It’s differentiated by who wrote the music and who wrote the lyrics under each song in the booklet. As for where I get these “nice” versions from… I have a regular Peaceville records jewel case with fold-out booklet. I think maybe the band is deliberately trying to paint this era as “immature” to not go over the head of any Slaughter of the Soul fans (could drain finances if people awaken to metalcore’s inherent stupidity). It is true though that without Alf’s guidance this band would not get any place in the “death metal hall of classics”.
Now, I haven’t read that book but I’m wary of anything the author does considering his work with Decibel magazine. There was an issue based solely around The Red… album and they all seem to be stuck on selling Slaughter of the Soul as the distillation of At the Gates “core” and being their “true” album and the band seems to agree/play along. This is the guy who would give glowing reviews to At War with Reality and Surgical Steel despite pushing his knowledge of “shit like early Immolation”. His Death Leprosy tribute attire as well as hyping of shoegazer bands and Converge suggests a fraud pushing an agenda (I remember seeing a top 100 black metal albums list with Deathspell Omega, Craft, and Ulver in it).
Speed metal drumming is the least complex of all metal subgenres. Every other subgenre has something going for them in the drum area. Grindcore has super fast blast beats that around 1986 was the heaviest and most extreme style in rock music. Heavy metal and power metal has complex fills and rhythm sections, death and black metal are obviously intricate and are an integral part of the overall structure. But speed metal drumming is simplistic and lazy.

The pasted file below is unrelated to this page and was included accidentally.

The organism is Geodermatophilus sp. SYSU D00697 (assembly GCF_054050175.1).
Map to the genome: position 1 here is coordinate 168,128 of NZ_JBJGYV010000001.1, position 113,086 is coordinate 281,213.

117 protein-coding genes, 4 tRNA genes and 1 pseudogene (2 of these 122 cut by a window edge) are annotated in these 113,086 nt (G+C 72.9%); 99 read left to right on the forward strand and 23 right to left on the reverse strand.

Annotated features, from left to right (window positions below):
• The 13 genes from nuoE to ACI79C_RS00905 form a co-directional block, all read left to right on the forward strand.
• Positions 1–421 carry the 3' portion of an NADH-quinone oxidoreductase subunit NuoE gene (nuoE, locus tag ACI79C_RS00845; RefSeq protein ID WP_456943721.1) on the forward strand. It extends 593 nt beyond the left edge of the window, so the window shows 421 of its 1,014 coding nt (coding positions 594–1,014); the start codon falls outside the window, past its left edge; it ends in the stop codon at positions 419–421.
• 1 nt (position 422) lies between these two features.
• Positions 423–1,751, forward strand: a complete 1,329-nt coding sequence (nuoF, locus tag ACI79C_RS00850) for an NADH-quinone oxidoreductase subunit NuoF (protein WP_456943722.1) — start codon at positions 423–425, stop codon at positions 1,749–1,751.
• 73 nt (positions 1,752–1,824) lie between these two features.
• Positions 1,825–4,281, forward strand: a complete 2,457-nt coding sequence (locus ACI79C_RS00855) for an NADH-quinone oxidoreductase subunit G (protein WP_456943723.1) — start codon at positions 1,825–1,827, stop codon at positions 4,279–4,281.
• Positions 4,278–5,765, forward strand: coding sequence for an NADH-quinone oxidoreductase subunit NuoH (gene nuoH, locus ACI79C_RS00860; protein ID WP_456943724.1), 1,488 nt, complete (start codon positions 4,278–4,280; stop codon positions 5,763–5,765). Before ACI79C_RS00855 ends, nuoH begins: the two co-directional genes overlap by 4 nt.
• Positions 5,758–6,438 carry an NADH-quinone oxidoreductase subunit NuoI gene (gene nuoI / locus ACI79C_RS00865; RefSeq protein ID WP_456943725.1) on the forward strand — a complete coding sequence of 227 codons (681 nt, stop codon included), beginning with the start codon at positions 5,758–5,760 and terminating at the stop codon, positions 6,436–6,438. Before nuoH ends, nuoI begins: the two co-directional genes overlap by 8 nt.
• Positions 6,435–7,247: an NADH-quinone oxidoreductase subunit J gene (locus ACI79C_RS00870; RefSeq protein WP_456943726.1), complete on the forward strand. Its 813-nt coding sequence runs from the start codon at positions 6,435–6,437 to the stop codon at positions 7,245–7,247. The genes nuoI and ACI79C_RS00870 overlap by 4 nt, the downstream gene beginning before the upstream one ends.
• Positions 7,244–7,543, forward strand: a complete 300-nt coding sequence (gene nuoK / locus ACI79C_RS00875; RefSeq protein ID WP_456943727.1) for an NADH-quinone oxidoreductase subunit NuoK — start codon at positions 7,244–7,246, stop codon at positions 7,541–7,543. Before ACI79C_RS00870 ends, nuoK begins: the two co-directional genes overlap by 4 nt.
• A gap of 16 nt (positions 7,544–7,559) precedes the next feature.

Do not equate an entire genre with Lars. Poland and Menza did good work in Megadeth. Even drunk Chris Witchhunter had some cool fills in Sodom. Dave Lombardo was one of the best ever.
I’ve always been in awe of the dynamism of Graveland’s drumming, whether it’s programmed or not (I’m not actually sure). In Darken’s post-90s releases, the drums are the star of the show for me. Constantly in flux and tumbling around the rushing-river flow of the songs, then going militant war-dance to drive home the climax of the song. They’re not minimalistic and I don’t think they’d count as blending in if they warrant so much of my attention, but I think they’re worth some attention nonetheless.
I also think Graveland´s drumming arrangement is great!
Summoning’s “Oath Bound” has excellent, very detailed percussion. The arrangements on all of their prior albums are painfully simplistic. But the band greatly improved their percussion arrangement skills for “Oath Bound.”